The Northern Virginia Data Center Market is currently amid a data center building boom unlike any the industry has ever seen, according to an in-depth market report from Data Center Frontier and datacenterHawk. As data center REITs and colocation providers compete to provide capacity for cloud services providers with big needs, the region is seeing an unprecedented surge in development and demand.
Northern Virginia is home to more than 100 data centers and more than 10 million square feet of data center space. As the cloud grows, having servers in the region has become the table stakes for companies with ambitions in cloud computing. The area is unique in its connectivity.
The region traces its connectivity roots back to to the U.S. Government’s early development of wide-area fiber optic networking in the late 1960s, and includes a variety of towns in Loudoun, Prince William and Fairfax counties. Much of the activity focuses on a fiber-rich area in Ashburn known as “Data Center Alley.”
As of September 2018, Northern Virginia was home to 4.7 million square feet of commissioned data center space, representing 955 megawatts of commissioned power. Demand remains very strong reflected in a vacancy rate of only 4.4 percent as of 2018.
In fact, the volume of data center capacity in the planning phase in the region has reached 1,097MW, or 1.1 gigawatts. These numbers reflect both new players entering the markets, as well as major expansions by experienced players.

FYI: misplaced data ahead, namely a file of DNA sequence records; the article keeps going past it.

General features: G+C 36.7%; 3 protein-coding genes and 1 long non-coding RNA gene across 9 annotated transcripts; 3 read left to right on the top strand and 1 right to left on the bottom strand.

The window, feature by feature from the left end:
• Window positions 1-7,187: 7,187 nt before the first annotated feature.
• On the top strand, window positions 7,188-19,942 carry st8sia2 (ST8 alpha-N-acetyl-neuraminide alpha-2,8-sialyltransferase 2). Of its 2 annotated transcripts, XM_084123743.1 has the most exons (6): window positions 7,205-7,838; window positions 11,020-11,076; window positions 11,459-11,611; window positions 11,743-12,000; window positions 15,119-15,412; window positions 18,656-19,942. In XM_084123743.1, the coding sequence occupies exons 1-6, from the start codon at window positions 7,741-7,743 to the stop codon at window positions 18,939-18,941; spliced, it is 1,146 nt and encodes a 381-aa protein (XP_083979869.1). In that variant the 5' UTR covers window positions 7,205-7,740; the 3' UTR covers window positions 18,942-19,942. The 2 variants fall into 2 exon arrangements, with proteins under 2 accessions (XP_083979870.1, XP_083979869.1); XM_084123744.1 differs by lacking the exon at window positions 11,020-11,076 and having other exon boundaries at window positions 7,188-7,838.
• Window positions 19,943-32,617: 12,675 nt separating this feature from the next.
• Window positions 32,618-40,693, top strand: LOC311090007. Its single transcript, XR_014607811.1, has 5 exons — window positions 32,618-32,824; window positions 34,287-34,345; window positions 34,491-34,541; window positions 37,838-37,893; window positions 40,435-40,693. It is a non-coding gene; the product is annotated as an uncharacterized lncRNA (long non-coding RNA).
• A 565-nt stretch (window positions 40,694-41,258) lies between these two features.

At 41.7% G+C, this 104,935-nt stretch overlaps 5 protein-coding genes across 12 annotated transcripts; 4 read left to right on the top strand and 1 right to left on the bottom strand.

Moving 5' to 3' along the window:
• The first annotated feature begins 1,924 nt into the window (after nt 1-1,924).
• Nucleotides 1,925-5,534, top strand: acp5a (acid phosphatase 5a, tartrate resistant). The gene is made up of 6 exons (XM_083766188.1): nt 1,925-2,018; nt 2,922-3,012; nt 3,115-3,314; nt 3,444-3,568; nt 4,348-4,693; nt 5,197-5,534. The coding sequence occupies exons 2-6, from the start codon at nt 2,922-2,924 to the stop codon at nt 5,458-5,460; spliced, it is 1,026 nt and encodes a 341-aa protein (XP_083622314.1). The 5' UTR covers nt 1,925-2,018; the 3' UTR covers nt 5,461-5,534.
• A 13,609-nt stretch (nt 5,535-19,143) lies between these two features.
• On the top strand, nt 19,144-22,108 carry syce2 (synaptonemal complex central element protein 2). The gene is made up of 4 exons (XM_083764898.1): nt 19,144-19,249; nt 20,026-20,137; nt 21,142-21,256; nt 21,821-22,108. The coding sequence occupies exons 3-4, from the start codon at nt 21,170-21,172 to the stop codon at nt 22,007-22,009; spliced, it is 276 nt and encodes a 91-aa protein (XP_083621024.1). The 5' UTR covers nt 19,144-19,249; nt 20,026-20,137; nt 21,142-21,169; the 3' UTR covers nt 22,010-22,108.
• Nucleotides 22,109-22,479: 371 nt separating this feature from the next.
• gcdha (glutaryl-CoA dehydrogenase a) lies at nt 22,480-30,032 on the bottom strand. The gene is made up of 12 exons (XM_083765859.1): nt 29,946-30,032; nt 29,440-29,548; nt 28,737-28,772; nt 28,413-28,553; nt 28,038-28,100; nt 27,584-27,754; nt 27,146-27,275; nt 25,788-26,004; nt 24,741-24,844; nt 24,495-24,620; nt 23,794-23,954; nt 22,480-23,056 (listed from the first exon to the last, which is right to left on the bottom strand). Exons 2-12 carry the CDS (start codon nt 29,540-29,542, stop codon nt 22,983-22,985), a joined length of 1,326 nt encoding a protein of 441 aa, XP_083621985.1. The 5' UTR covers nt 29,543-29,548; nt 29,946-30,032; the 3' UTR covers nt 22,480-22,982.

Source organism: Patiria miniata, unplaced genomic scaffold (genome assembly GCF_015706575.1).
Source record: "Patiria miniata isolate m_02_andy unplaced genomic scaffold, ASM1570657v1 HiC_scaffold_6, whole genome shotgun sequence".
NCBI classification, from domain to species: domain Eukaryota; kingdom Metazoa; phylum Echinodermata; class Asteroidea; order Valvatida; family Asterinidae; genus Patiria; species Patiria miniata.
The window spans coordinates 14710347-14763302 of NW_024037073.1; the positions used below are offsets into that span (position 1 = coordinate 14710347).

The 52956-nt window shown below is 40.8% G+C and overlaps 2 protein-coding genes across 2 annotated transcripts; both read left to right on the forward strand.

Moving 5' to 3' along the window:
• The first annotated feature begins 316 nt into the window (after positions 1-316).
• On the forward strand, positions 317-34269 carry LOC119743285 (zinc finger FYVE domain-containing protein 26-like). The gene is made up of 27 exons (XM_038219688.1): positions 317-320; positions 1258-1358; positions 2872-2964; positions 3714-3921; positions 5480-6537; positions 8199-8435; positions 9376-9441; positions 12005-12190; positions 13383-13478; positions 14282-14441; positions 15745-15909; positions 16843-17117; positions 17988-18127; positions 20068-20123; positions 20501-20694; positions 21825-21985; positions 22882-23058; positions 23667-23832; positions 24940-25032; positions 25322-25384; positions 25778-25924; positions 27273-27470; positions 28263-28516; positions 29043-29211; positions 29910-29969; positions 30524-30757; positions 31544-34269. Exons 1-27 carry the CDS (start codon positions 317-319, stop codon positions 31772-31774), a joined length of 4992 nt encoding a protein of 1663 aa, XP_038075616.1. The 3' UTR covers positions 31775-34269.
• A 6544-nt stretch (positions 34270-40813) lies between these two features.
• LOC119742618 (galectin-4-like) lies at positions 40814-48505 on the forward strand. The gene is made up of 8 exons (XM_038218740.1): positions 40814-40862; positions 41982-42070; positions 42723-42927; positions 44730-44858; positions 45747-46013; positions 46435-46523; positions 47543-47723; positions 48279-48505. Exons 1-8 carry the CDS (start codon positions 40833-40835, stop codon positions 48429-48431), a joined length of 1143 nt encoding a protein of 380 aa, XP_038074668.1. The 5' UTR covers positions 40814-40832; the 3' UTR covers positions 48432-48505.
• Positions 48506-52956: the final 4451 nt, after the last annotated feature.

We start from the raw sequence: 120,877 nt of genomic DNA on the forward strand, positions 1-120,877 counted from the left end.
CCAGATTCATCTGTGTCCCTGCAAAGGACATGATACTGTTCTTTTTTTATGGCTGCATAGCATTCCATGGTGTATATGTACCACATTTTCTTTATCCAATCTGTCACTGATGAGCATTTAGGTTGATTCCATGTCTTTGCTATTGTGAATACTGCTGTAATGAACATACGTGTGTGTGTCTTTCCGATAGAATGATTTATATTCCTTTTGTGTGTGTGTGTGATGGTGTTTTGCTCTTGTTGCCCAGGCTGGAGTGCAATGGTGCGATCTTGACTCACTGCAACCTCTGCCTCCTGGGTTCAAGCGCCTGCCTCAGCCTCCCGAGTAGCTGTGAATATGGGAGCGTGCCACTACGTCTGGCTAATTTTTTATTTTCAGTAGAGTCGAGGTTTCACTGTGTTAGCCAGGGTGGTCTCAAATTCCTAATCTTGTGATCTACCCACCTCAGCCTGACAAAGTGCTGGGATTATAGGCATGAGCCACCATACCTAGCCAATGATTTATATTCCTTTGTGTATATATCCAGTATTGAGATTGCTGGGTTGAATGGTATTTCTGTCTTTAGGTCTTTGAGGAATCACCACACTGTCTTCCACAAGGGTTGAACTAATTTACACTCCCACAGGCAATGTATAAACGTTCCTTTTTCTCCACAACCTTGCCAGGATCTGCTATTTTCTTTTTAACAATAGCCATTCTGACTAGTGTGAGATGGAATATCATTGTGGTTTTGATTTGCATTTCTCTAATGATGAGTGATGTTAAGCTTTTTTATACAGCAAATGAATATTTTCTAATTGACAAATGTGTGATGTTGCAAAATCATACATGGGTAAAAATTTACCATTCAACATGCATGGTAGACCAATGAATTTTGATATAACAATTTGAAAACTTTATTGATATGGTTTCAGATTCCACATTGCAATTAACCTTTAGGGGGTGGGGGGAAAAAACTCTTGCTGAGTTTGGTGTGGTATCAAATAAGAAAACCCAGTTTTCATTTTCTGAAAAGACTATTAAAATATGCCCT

2018: A Big Year for the Northern Virginia Data Center Market
Data center operators in Northern Virginia leased 270 megawatts of capacity in 2018, more than doubling the previous record for annual absorption, according to data from Jones Lang LaSalle, which said the region accounted for 55 percent of all data center leasing nationally.
That activity is accompanied by record valuations for land in Data Center Alley. The region’s colocation and wholesale data center providers don’t expect demand to slow anytime soon. In fact, the region is experiencing a surge in what is known as “land banking,” as developers buy up property to secure space for still more growth in the region in the future.
According to datacenterHawk, 157MW of commissioned data center capacity was either absorbed or pre-leased in Northern Virginia in just the second quarter of 2018. To put that into perspective, the number exceeds the annual industry record of 115MW for the entire year, a record that Northern Virginia hit in 2017. The area also was home to the largest deal in the history of the data center industry when a single tenant signed a pre-lease for 72MW of capacity with CloudHQ this year. This more than doubles the 35MW leased by the anchor customer in CloudHQ’s Manassas MCC1 project in 2016.
Why Northern Virginia?
Ashburn is the Internet’s boom town. It sits atop the world’s densest intersection of fiber networks, making it an ideal location to store and distribute data. It is unique in its connectivity, and its data centers are laying the physical foundation of the digital economy.